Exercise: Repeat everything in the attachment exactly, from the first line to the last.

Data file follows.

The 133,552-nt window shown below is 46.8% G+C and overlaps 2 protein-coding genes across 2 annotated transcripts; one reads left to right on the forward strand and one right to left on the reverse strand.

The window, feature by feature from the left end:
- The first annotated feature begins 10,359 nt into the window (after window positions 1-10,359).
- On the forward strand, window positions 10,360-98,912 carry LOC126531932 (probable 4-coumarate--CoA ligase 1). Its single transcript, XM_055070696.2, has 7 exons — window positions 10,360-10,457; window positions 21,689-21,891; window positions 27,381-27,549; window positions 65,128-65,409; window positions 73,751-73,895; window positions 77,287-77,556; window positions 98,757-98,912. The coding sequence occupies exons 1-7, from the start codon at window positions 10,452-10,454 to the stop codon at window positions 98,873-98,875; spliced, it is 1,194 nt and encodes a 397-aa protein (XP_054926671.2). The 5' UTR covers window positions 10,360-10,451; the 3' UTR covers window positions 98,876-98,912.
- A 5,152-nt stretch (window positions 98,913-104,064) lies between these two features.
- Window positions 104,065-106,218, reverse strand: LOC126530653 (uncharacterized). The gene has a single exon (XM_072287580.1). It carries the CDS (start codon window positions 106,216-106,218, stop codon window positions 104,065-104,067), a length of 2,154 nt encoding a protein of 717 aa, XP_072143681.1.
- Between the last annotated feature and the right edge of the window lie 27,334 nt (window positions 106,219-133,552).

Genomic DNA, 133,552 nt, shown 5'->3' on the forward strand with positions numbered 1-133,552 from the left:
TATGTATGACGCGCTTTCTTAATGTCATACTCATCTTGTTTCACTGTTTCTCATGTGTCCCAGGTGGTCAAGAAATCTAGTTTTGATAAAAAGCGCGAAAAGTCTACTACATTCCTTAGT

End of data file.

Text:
The 133,552-nt window shown below is 46.8% G+C and overlaps 2 protein-coding genes across 2 annotated transcripts; one reads left to right on the forward strand and one right to left on the reverse strand.

The window, feature by feature from the left end:
- The first annotated feature begins 10,359 nt into the window (after window positions 1-10,359).
- On the forward strand, window positions 10,360-98,912 carry LOC126531932 (probable 4-coumarate--CoA ligase 1). Its single transcript, XM_055070696.2, has 7 exons — window positions 10,360-10,457; window positions 21,689-21,891; window positions 27,381-27,549; window positions 65,128-65,409; window positions 73,751-73,895; window positions 77,287-77,556; window positions 98,757-98,912. The coding sequence occupies exons 1-7, from the start codon at window positions 10,452-10,454 to the stop codon at window positions 98,873-98,875; spliced, it is 1,194 nt and encodes a 397-aa protein (XP_054926671.2). The 5' UTR covers window positions 10,360-10,451; the 3' UTR covers window positions 98,876-98,912.
- A 5,152-nt stretch (window positions 98,913-104,064) lies between these two features.
- Window positions 104,065-106,218, reverse strand: LOC126530653 (uncharacterized). The gene has a single exon (XM_072287580.1). It carries the CDS (start codon window positions 106,216-106,218, stop codon window positions 104,065-104,067), a length of 2,154 nt encoding a protein of 717 aa, XP_072143681.1.
- Between the last annotated feature and the right edge of the window lie 27,334 nt (window positions 106,219-133,552).

Genomic DNA, 133,552 nt, shown 5'->3' on the forward strand with positions numbered 1-133,552 from the left:
TATGTATGACGCGCTTTCTTAATGTCATACTCATCTTGTTTCACTGTTTCTCATGTGTCCCAGGTGGTCAAGAAATCTAGTTTTGATAAAAAGCGCGAAAAGTCTACTACATTCCTTAGT